I carry a small exercise book and pen with me around the gym at all times, because I am old-school like that, but if that is too much of a hassle then consider your smartphone. MyFitnessPal can also be used, but I prefer to solely use it for nutrition.
Furthermore, having your recently logged sessions readily available serves as a tremendous motivator to achieve one extra repetition; or 2.5kg extra weight for a given work set; or completing your 1km intervals in 5 seconds less.
I do not know anybody who honestly wants to settle for stagnant progress, and to not strive for minor increments of improvement. A training diary is a simple, inexpensive, oft-overlooked tool that facilitates this.
I have found a training diary also beneficial in alleviating decision-fatigue, which can diminish strength and impede consistency. Jot down how much sleep you had prior to the session, whether you trained fed or fasted, the execution of technique, etc. This way, relationships between variables are easily identifiable and one can determine how they best operate.
If you haven’t already been monitoring your progress with a logbook, get on to it ASAP and watch the gains unfold!
Final thoughts
Although this is not an exciting topic by any means, these utilities are vital in keeping you accountable over the coming months. Nevertheless, with time your results WILL be exciting. We are all guilty of gravitating towards seemingly ‘quick-fixes’ in our journey towards enhanced health and appearance, but we should endeavour to be consistent with a basic approach over an extended period of time. Quantifiable progress is the name of this game. Let’s make 2016 an unprecedented year of personal bests and self-fulfilment.
Healthy regards and Happy New Year,

10 Not-So-Conventional Foods/Supplements That Will Help You Slash Fat This Summer

The warmer months are upon us, which means less clothing and more skin-bearing! It is a time where people undoubtedly want to look their best, yet may be ruminating regretfully over the undisciplined Winter of comfort eating. Well, if you fall into this majority of people that accumulates a bit of extra baggage over the Winter months and are seeking to lean up a bit coming into ‘Beach Season’, this article should be of interest to you!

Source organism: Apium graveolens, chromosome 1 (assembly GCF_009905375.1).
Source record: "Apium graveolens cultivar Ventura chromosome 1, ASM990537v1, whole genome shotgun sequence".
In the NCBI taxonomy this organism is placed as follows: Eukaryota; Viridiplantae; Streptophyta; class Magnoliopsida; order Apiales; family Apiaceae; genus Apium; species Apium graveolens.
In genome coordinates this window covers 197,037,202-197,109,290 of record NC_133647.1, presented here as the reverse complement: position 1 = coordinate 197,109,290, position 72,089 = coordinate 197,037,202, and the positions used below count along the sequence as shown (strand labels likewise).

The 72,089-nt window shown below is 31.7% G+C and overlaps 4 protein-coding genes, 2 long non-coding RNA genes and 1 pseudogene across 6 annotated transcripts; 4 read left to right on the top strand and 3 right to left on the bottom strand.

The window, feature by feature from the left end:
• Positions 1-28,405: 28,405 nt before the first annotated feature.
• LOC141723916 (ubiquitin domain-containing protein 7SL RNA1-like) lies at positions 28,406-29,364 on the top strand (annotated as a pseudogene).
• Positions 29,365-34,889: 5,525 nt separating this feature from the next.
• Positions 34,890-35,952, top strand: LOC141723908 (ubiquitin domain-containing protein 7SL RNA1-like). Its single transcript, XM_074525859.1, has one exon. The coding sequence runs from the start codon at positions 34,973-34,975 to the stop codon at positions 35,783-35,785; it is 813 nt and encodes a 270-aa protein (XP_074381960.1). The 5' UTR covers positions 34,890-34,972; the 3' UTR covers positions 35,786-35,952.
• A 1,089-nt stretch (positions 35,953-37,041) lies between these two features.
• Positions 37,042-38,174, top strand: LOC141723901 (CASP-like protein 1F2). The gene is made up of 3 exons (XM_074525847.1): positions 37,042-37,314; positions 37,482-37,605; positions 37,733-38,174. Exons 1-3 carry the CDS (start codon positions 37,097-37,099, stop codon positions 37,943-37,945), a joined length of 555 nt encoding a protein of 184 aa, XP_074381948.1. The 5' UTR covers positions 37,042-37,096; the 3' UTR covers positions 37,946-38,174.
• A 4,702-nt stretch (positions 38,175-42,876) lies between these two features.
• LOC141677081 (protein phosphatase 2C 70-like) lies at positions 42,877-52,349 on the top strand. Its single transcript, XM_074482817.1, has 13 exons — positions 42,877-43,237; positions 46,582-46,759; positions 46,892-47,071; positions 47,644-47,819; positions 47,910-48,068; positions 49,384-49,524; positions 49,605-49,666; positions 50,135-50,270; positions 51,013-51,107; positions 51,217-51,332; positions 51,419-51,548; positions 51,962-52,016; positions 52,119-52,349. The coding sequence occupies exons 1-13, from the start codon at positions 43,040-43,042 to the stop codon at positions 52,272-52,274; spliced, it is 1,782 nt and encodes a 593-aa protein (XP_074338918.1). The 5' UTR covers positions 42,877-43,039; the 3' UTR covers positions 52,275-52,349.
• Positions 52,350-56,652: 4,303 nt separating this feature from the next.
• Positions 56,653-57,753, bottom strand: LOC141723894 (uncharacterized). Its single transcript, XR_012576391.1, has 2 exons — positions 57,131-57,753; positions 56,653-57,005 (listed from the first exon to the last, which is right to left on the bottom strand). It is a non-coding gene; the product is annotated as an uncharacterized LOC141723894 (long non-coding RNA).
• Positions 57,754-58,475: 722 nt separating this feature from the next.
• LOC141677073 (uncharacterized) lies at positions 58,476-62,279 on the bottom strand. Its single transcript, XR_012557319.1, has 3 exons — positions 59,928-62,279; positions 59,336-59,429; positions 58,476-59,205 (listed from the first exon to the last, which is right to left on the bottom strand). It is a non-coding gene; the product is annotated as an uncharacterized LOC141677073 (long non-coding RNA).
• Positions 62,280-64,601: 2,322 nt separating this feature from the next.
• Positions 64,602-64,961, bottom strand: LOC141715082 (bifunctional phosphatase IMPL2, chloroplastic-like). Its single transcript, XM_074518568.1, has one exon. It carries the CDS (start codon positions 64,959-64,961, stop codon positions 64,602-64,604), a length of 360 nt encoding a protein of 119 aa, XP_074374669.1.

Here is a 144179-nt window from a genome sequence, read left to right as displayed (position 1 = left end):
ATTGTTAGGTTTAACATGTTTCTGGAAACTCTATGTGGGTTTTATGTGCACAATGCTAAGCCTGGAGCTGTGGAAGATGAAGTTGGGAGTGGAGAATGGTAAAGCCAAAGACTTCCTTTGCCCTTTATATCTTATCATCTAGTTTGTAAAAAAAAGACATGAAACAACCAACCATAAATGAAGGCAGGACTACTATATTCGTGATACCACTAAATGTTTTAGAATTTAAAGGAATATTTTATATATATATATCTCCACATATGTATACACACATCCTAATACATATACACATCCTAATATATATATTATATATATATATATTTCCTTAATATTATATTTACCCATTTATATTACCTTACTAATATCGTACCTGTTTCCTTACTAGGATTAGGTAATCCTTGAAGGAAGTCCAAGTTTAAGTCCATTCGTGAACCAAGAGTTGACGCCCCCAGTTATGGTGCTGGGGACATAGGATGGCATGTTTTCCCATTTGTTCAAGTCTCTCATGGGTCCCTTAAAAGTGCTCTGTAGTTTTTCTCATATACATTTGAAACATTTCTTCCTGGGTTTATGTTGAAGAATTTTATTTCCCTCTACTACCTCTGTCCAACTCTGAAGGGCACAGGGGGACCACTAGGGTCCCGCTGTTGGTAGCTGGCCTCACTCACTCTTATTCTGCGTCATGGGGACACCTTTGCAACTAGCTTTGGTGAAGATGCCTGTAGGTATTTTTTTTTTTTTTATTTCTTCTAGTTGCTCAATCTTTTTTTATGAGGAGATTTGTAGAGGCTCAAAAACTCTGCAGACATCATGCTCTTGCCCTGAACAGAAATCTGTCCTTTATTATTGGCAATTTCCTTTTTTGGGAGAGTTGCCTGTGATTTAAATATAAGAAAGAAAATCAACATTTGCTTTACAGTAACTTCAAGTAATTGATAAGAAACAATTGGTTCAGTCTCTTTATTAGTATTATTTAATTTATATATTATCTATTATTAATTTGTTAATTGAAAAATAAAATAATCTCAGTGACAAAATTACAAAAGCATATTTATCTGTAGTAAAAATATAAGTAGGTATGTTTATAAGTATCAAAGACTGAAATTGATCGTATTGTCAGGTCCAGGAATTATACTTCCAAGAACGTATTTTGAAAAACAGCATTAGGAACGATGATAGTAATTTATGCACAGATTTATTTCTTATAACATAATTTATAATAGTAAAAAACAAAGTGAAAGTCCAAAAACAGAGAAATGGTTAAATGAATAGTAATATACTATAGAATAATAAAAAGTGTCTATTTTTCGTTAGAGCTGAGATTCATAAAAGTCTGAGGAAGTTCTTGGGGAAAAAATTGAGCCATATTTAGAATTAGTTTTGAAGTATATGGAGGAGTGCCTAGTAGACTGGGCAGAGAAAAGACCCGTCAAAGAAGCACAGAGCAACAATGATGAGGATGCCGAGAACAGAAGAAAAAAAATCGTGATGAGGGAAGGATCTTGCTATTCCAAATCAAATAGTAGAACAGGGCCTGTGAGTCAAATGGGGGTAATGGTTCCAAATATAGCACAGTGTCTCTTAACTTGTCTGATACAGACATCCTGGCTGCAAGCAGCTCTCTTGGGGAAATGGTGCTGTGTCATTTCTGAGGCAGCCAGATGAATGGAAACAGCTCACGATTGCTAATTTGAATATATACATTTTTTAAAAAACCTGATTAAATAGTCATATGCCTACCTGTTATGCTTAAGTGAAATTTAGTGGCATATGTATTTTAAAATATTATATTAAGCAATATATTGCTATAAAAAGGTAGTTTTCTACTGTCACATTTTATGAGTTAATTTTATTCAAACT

Rather than just regurgitate run-of-the-mill, bland health foods that circulate the fitness discussion forums, I will outline 10 foods/supplements that I personally consume on a regular basis AND believe will greatly assist you in improving your body composition. These are items that, I believe, fly under the radar given their health & fat loss-inducing potential.


For the last year or so, cinnamon powder has been a staple of mine not only because it tastes amazing but because of its inherent blood-glucose stabilising ability. In other words, cinnamon improves our insulin sensitivity to the extent that it significantly aids our body in metabolising glucose. This property has been exhibited in both pre-diabetic and type-2 diabetic populations, and is associated with a decreased likelihood of acquiring type 2 diabetes. Quite impressively, insulin has also shown to offset the harmful effects of a high fat/high fructose diet by virtue of increased brain insulin signalling and a neuroprotective function. Other recent studies have demonstrated liver fat reduction and total body weight loss.

This unassumingly healthy brown powder is a MUST for fat loss goals, and it is prudent to pair it with any carbohydrate-rich meal. I buy this cinnamon powder, in bulk from iHerb.


2.Beetroot (NOT tinned beetroot*)

When a food exudes such a rich colour, and houses a juice so strong that it stains everything, your intuition tells you it is powerful. Beetroot, in reference to the root vegetable, has consistently proven to lower blood pressure by 3-10mm/hg over an extended time period. This is due to the large amount of nitrates contained within it; this compound elevates nitric oxide (NO) in humans, which acts as a dilator of blood vessels. Thus, beetroot helps with peripheral blood circulation, and can attenuate endothelial impairment after a high-fat meal.

For the runners reading this, you will be excited to know that increasing evidence is indicative of beetroot being a performance-enhancer. Once again, this is due to its nitrates, and they elicited a 5% improvement in 5km running times while decreasing perceived exertion…How cool is that? I personally consumed 500ml of beetroot juice prior to a 5km race earlier this year, and performed better than I anticipated!